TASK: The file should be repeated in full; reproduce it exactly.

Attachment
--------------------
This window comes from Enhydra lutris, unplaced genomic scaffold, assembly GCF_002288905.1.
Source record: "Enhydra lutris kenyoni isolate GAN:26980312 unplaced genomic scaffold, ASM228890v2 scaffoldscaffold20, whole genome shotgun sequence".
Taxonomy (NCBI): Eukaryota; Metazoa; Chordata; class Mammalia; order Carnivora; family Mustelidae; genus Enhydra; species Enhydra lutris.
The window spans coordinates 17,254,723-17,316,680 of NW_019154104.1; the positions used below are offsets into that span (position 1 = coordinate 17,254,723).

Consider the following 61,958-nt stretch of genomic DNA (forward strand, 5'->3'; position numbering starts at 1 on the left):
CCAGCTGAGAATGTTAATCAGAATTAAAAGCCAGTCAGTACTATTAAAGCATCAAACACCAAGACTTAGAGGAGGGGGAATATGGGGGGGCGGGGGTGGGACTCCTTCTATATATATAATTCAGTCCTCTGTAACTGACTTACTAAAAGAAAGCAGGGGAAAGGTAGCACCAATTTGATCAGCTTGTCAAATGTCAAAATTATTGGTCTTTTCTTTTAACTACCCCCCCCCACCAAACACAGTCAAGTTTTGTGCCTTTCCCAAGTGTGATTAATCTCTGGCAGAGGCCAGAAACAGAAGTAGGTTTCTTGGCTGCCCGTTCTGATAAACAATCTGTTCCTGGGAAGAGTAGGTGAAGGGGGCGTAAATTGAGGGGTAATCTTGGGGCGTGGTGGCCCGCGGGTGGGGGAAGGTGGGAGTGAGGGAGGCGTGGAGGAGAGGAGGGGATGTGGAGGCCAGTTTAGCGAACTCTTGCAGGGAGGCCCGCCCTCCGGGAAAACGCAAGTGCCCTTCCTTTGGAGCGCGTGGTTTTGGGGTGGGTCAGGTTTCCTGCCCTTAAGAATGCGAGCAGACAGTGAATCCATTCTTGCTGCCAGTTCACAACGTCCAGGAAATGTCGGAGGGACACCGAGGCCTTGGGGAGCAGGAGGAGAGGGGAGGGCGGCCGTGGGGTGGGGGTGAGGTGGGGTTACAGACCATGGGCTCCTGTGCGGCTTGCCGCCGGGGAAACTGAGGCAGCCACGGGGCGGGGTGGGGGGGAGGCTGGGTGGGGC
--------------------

This window comes from Enhydra lutris, unplaced genomic scaffold, assembly GCF_002288905.1.
Source record: "Enhydra lutris kenyoni isolate GAN:26980312 unplaced genomic scaffold, ASM228890v2 scaffoldscaffold20, whole genome shotgun sequence".
Taxonomy (NCBI): Eukaryota; Metazoa; Chordata; class Mammalia; order Carnivora; family Mustelidae; genus Enhydra; species Enhydra lutris.
The window spans coordinates 17,254,723-17,316,680 of NW_019154104.1; the positions used below are offsets into that span (position 1 = coordinate 17,254,723).

Consider the following 61,958-nt stretch of genomic DNA (forward strand, 5'->3'; position numbering starts at 1 on the left):
CCAGCTGAGAATGTTAATCAGAATTAAAAGCCAGTCAGTACTATTAAAGCATCAAACACCAAGACTTAGAGGAGGGGGAATATGGGGGGGCGGGGGTGGGACTCCTTCTATATATATAATTCAGTCCTCTGTAACTGACTTACTAAAAGAAAGCAGGGGAAAGGTAGCACCAATTTGATCAGCTTGTCAAATGTCAAAATTATTGGTCTTTTCTTTTAACTACCCCCCCCCACCAAACACAGTCAAGTTTTGTGCCTTTCCCAAGTGTGATTAATCTCTGGCAGAGGCCAGAAACAGAAGTAGGTTTCTTGGCTGCCCGTTCTGATAAACAATCTGTTCCTGGGAAGAGTAGGTGAAGGGGGCGTAAATTGAGGGGTAATCTTGGGGCGTGGTGGCCCGCGGGTGGGGGAAGGTGGGAGTGAGGGAGGCGTGGAGGAGAGGAGGGGATGTGGAGGCCAGTTTAGCGAACTCTTGCAGGGAGGCCCGCCCTCCGGGAAAACGCAAGTGCCCTTCCTTTGGAGCGCGTGGTTTTGGGGTGGGTCAGGTTTCCTGCCCTTAAGAATGCGAGCAGACAGTGAATCCATTCTTGCTGCCAGTTCACAACGTCCAGGAAATGTCGGAGGGACACCGAGGCCTTGGGGAGCAGGAGGAGAGGGGAGGGCGGCCGTGGGGTGGGGGTGAGGTGGGGTTACAGACCATGGGCTCCTGTGCGGCTTGCCGCCGGGGAAACTGAGGCAGCCACGGGGCGGGGTGGGGGGGAGGCTGGGTGGGGC